When Hurricane Idalia knocked out electricity to nearly a third of Grady Electric Membership Corp.’s 20,000 meters last month, the Cairo, Georgia-based co-op was able to restore service within two days. While 171 mutual aid and contract personnel supported the co-op’s 30 line technicians in the field, they got a lot of inside help from staffers who normally do other jobs.

“The thing that few see is the chaotic environment in our operations-dispatch unit during a storm and the restoration period afterwards,” said Kyle Henderson, Grady EMC’s outside operations officer. “We are moving dozens of linemen and field personnel across our system.”

Following major storms, dispatchers field calls from 911 centers in the co-op’s service territory and listen for crucial information from public safety scanners. Calls from members reporting problems or asking about restoration status in their neighborhoods also increase. As Idalia threatened the co-op’s territory, member services staffers were prepared to step in this time.

“Every one of us feels a great sense of pride in helping out,” said Amy Harrell, the co-op’s customer service supervisor. Customer service representatives have learned the language of dispatch, using the same terms and inputting the same essential data that operations center personnel do on their screens to keep track of crews, energized lines and other system details. They also check the co-op’s text and voicemail systems, summarizing reports from those services and making it quickly available to dispatchers.

“The positive feedback that we have received from management and the linemen is very gratifying,” said Harrell. “We are more than happy to help!”

Idalia marked a big change in the co-op’s emergency operations plan, which previously allowed most nonessential personnel to ride out storms at home. The co-op’s experiences in 2018 after Hurricane Michael ravaged its territory prompted managers to rewrite portions of the plan.

“Michael knocked out power to our entire system, and restoration took 10 days, with 400 personnel from 22 co-ops and six contractors making repairs,” said Adam Starr, the co-op’s manager of marketing and member services. “We learned a lot from that experience, so we identified several areas where we could focus on improvements.”

Besides training the co-op’s eight customer service reps to field calls and enter and update restoration data, Grady EMC also developed new approaches for supporting visiting mutual aid crews and found ways to make the most of skills many employees have but seldom use in their regular jobs.

“We just weren't utilizing our talents fully,” said Starr.

For Judy Rogers, the co-op’s HR manager, and Jackie Mobley, an accounting clerk, that meant being tapped to oversee meal preparation and delivery and housing. With years of cooking for church events and at cookoffs, they know how to make meals for big crowds.

“Providing meals and lodging for our guys is the least that we can do,” said Mobley. “Those guys work so hard and the work they do is so dangerous. It makes me feel good to know that I can offer them a hot meal or a comfortable place to lay their head when they have an opportunity to sleep.”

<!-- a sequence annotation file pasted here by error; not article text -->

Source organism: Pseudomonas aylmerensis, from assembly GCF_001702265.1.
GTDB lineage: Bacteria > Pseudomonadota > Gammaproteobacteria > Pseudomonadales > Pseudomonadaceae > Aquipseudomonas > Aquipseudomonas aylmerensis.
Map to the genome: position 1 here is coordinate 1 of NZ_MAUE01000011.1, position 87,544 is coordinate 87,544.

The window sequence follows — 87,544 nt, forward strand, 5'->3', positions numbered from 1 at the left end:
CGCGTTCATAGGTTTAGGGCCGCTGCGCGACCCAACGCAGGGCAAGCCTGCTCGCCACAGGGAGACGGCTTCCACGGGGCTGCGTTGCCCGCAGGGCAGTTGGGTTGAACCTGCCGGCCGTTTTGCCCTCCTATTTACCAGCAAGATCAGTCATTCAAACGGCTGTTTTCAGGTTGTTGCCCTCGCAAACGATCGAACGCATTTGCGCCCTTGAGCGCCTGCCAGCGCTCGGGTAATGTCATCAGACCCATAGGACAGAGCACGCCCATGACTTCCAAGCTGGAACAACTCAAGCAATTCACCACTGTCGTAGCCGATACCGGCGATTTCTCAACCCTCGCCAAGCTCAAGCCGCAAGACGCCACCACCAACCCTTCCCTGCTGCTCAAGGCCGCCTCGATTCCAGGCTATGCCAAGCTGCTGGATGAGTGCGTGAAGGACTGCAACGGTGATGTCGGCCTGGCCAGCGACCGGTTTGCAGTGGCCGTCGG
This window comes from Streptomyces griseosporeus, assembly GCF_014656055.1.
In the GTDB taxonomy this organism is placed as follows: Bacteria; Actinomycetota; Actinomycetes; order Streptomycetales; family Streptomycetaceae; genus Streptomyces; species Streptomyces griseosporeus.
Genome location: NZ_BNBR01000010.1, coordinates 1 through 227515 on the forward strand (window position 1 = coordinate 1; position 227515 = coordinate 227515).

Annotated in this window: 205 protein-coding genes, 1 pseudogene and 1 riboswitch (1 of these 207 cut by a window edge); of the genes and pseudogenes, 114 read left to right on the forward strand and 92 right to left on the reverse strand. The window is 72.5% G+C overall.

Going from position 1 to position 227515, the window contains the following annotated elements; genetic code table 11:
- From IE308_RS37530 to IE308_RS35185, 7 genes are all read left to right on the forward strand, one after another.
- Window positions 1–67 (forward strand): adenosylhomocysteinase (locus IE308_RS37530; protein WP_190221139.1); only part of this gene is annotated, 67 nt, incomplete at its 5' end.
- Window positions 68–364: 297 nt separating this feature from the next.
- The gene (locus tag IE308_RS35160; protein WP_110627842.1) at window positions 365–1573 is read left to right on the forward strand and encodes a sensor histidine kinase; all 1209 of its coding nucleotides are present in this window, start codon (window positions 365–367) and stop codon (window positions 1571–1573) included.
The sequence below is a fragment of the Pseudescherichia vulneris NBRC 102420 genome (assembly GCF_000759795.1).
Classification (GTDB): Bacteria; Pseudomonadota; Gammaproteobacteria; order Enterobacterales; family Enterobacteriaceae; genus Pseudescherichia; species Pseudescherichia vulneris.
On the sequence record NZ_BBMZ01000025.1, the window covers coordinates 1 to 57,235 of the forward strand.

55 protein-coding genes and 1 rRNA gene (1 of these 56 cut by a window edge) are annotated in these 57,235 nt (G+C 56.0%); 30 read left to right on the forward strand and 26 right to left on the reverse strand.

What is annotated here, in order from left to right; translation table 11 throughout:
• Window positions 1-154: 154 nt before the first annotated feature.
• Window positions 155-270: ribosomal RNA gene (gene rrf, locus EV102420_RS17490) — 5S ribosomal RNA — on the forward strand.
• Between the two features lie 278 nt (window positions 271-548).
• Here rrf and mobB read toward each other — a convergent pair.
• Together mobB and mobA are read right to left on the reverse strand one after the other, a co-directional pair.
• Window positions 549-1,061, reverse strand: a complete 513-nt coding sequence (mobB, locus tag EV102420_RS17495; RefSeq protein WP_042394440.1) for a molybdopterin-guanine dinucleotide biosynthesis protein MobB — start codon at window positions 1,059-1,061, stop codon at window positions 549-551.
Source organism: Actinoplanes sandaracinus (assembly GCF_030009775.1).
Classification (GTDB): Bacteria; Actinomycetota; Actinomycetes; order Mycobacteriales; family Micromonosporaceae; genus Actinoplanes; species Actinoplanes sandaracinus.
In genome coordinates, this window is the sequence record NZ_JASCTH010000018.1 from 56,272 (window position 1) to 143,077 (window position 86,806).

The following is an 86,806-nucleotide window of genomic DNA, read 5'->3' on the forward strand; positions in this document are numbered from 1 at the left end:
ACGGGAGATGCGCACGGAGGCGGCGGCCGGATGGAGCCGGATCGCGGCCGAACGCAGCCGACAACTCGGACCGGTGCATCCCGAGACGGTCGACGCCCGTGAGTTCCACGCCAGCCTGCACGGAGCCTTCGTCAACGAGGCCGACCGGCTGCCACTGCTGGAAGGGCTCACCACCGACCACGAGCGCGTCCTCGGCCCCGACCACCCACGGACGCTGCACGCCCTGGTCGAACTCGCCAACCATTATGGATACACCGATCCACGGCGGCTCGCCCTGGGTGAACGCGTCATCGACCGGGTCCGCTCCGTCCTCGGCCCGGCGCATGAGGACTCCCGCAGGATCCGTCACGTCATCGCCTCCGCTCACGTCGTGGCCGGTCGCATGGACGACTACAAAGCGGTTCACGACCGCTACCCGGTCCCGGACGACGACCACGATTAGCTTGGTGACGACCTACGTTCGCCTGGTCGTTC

From the time visiting crews and contractors began arriving until all storm restoration was completed after Idalia, Rogers and Mobley ran the kitchen, preparing large group meals and managing the process of packaging meals for field crews.

“Folks from accounting and human resources fixed plates and packed cartons,” said Starr. “We plotted this out on spreadsheets developed and updated from operations center information.”

Grady EMC staff, their friends and family made food deliveries to several jobsites, saving crews transportation downtime as restoration work continued.

The co-op’s updated emergency operations plan allows for in-house personnel to handle all responsibilities like laundry and lodging, unless their entire system gets devastated. If a large basecamp is needed, a co-op-owned site is available, and outside contractors take over those duties.

“What makes us successful is the preparation beforehand,” said John Long, the co-op’s president and CEO, adding that the new approach offers ample opportunities to involve his entire staff. “We make the best pairings of employees for restoration efforts, strategically place trucks across our system, and ensure that those trucks are stocked, fueled and ready.”

Meetings held in the days before Idalia made landfall focused on restoration job assignments. Customer service representatives spent time quietly observing control room operations to get familiar with workflow and message coding.

“Sharing some of the dispatch functions with the CSRs freed our dispatchers for training to handle some engineering functions, increasing staffing options for engineering and operations managers,” said lead dispatcher Al Brogdon. “Many of the guys in engineering were linemen first. Alleviating them of some of their normal duties, they’re freed up to utilize their skills as linemen.”

Managers at Grady EMC say the fresh approach to major restoration paid off after Idalia, with service restored quickly. With CSRs handling calls and texts from members, dispatchers can focus more fully on crew communications, shifting restoration assignments, and coordinating the delivery of poles and parts to jobsites, reducing operational delays and improving efficiency and safety.

“There is a narrow line between life and death when delivering messages like ‘opening the breaker’ and ‘closing the breaker,’” said Henderson. “The linemen are trusting us with the information we are providing. The cross-training that is happening has drastically improved that aspect during restoration.”